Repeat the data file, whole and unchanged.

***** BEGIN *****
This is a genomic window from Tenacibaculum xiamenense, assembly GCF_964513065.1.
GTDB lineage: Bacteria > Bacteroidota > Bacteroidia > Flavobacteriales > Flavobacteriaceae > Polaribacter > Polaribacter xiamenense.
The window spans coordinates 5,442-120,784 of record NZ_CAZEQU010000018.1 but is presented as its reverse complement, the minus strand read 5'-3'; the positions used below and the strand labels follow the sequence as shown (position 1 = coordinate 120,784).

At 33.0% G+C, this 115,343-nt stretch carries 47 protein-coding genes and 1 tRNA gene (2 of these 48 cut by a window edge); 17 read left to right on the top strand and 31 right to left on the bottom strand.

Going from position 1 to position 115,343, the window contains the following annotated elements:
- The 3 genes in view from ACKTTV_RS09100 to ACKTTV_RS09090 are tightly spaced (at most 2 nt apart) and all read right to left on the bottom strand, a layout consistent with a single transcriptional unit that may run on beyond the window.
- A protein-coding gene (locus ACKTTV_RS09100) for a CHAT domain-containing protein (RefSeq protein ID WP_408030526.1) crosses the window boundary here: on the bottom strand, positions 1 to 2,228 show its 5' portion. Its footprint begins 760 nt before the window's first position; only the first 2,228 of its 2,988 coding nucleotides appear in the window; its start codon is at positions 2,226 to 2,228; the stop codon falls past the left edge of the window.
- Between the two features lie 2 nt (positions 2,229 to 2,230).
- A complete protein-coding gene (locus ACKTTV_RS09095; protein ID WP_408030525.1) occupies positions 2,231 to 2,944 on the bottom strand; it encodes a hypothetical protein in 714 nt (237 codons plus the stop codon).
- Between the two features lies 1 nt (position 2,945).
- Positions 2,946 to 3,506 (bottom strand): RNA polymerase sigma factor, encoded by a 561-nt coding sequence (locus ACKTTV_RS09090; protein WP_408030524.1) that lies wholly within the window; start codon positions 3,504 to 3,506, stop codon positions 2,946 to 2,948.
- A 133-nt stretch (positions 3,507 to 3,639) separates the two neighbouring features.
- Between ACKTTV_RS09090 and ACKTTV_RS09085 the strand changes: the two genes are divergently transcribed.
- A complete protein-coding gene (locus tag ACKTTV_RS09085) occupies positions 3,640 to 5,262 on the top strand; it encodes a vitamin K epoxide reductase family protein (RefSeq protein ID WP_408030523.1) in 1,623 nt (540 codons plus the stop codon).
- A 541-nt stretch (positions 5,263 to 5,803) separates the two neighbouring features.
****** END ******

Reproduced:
This is a genomic window from Tenacibaculum xiamenense, assembly GCF_964513065.1.
GTDB lineage: Bacteria > Bacteroidota > Bacteroidia > Flavobacteriales > Flavobacteriaceae > Polaribacter > Polaribacter xiamenense.
The window spans coordinates 5,442-120,784 of record NZ_CAZEQU010000018.1 but is presented as its reverse complement, the minus strand read 5'-3'; the positions used below and the strand labels follow the sequence as shown (position 1 = coordinate 120,784).

At 33.0% G+C, this 115,343-nt stretch carries 47 protein-coding genes and 1 tRNA gene (2 of these 48 cut by a window edge); 17 read left to right on the top strand and 31 right to left on the bottom strand.

Going from position 1 to position 115,343, the window contains the following annotated elements:
- The 3 genes in view from ACKTTV_RS09100 to ACKTTV_RS09090 are tightly spaced (at most 2 nt apart) and all read right to left on the bottom strand, a layout consistent with a single transcriptional unit that may run on beyond the window.
- A protein-coding gene (locus ACKTTV_RS09100) for a CHAT domain-containing protein (RefSeq protein ID WP_408030526.1) crosses the window boundary here: on the bottom strand, positions 1 to 2,228 show its 5' portion. Its footprint begins 760 nt before the window's first position; only the first 2,228 of its 2,988 coding nucleotides appear in the window; its start codon is at positions 2,226 to 2,228; the stop codon falls past the left edge of the window.
- Between the two features lie 2 nt (positions 2,229 to 2,230).
- A complete protein-coding gene (locus ACKTTV_RS09095; protein ID WP_408030525.1) occupies positions 2,231 to 2,944 on the bottom strand; it encodes a hypothetical protein in 714 nt (237 codons plus the stop codon).
- Between the two features lies 1 nt (position 2,945).
- Positions 2,946 to 3,506 (bottom strand): RNA polymerase sigma factor, encoded by a 561-nt coding sequence (locus ACKTTV_RS09090; protein WP_408030524.1) that lies wholly within the window; start codon positions 3,504 to 3,506, stop codon positions 2,946 to 2,948.
- A 133-nt stretch (positions 3,507 to 3,639) separates the two neighbouring features.
- Between ACKTTV_RS09090 and ACKTTV_RS09085 the strand changes: the two genes are divergently transcribed.
- A complete protein-coding gene (locus tag ACKTTV_RS09085) occupies positions 3,640 to 5,262 on the top strand; it encodes a vitamin K epoxide reductase family protein (RefSeq protein ID WP_408030523.1) in 1,623 nt (540 codons plus the stop codon).
- A 541-nt stretch (positions 5,263 to 5,803) separates the two neighbouring features.